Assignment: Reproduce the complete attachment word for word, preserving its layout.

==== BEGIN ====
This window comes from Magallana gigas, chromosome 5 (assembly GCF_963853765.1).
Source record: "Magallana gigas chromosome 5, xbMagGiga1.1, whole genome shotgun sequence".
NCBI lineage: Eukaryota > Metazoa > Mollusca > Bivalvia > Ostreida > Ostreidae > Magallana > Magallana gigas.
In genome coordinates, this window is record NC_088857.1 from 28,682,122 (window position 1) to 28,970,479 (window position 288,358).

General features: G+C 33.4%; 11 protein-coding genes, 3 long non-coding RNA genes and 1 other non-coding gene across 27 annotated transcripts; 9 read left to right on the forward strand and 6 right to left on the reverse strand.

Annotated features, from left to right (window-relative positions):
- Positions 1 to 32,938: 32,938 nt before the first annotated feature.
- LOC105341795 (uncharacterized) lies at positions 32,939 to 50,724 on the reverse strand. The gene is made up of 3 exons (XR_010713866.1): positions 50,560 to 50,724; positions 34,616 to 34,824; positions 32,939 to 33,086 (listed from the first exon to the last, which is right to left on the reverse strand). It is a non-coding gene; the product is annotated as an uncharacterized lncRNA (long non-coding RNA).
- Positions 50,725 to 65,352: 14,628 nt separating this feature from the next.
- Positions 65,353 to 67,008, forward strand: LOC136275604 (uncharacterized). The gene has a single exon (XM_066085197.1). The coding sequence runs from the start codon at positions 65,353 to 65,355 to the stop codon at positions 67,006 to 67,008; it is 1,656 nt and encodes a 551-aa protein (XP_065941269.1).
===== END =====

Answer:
This window comes from Magallana gigas, chromosome 5 (assembly GCF_963853765.1).
Source record: "Magallana gigas chromosome 5, xbMagGiga1.1, whole genome shotgun sequence".
NCBI lineage: Eukaryota > Metazoa > Mollusca > Bivalvia > Ostreida > Ostreidae > Magallana > Magallana gigas.
In genome coordinates, this window is record NC_088857.1 from 28,682,122 (window position 1) to 28,970,479 (window position 288,358).

General features: G+C 33.4%; 11 protein-coding genes, 3 long non-coding RNA genes and 1 other non-coding gene across 27 annotated transcripts; 9 read left to right on the forward strand and 6 right to left on the reverse strand.

Annotated features, from left to right (window-relative positions):
- Positions 1 to 32,938: 32,938 nt before the first annotated feature.
- LOC105341795 (uncharacterized) lies at positions 32,939 to 50,724 on the reverse strand. The gene is made up of 3 exons (XR_010713866.1): positions 50,560 to 50,724; positions 34,616 to 34,824; positions 32,939 to 33,086 (listed from the first exon to the last, which is right to left on the reverse strand). It is a non-coding gene; the product is annotated as an uncharacterized lncRNA (long non-coding RNA).
- Positions 50,725 to 65,352: 14,628 nt separating this feature from the next.
- Positions 65,353 to 67,008, forward strand: LOC136275604 (uncharacterized). The gene has a single exon (XM_066085197.1). The coding sequence runs from the start codon at positions 65,353 to 65,355 to the stop codon at positions 67,006 to 67,008; it is 1,656 nt and encodes a 551-aa protein (XP_065941269.1).